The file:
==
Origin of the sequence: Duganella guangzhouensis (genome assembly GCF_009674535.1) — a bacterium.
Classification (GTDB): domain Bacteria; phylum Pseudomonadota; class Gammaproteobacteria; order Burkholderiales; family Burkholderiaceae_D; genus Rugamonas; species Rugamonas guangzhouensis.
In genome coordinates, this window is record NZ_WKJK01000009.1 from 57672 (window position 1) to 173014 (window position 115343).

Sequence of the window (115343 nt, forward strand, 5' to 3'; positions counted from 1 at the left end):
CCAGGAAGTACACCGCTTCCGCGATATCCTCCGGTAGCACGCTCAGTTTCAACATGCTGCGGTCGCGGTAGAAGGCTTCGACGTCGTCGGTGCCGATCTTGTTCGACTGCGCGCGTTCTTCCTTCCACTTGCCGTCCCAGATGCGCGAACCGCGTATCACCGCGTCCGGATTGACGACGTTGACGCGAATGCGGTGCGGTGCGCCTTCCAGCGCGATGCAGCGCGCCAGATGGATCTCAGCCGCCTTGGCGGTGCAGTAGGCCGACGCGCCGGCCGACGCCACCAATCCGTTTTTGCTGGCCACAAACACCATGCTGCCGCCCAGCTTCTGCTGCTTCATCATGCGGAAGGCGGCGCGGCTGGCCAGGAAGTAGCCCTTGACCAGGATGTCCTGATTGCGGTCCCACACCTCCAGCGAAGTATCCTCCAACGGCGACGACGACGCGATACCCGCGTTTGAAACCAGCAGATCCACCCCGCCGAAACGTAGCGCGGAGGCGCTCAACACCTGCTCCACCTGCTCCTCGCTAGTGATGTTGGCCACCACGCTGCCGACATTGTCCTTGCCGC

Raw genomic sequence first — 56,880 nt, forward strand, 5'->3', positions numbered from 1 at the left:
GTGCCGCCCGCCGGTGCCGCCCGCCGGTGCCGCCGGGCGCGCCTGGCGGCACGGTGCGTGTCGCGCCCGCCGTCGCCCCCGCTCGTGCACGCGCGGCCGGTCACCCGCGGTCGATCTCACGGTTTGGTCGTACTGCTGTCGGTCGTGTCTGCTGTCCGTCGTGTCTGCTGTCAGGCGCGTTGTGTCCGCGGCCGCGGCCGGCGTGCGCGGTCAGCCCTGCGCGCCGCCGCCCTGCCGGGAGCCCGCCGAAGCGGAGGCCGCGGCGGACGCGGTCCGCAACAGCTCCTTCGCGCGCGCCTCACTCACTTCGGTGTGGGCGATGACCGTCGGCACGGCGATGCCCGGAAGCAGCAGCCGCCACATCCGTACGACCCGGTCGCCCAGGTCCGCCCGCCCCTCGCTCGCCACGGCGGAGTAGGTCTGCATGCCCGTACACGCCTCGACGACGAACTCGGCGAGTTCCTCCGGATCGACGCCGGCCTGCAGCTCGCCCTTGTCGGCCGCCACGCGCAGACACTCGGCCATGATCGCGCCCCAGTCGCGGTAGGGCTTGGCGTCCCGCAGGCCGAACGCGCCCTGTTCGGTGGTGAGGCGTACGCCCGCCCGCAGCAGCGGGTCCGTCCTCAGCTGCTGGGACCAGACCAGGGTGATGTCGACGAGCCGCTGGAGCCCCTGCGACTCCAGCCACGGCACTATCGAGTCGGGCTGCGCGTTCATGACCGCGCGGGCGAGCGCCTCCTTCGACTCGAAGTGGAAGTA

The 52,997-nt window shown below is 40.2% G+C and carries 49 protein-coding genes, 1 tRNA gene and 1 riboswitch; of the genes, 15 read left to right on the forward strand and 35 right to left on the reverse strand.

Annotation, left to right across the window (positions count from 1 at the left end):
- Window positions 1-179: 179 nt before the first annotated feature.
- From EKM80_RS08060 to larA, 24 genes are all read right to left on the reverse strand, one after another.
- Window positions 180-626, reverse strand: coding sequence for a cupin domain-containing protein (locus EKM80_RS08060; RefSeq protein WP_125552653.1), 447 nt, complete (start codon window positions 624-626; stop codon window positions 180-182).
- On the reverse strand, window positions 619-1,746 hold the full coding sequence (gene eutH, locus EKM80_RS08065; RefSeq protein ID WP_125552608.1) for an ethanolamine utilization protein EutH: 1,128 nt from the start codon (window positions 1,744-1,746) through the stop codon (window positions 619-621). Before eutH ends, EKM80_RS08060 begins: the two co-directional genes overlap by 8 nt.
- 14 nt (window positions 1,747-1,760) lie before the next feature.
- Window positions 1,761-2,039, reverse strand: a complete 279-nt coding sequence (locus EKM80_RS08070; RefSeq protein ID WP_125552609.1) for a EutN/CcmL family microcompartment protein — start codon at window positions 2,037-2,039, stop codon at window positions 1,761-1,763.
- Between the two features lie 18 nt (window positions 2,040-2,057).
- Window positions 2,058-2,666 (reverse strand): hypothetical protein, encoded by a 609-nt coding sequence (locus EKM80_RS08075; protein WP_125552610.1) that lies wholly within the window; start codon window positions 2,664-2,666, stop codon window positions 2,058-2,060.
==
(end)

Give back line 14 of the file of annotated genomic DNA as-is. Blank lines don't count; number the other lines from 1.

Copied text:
- 14 nt (window positions 1,747-1,760) lie before the next feature.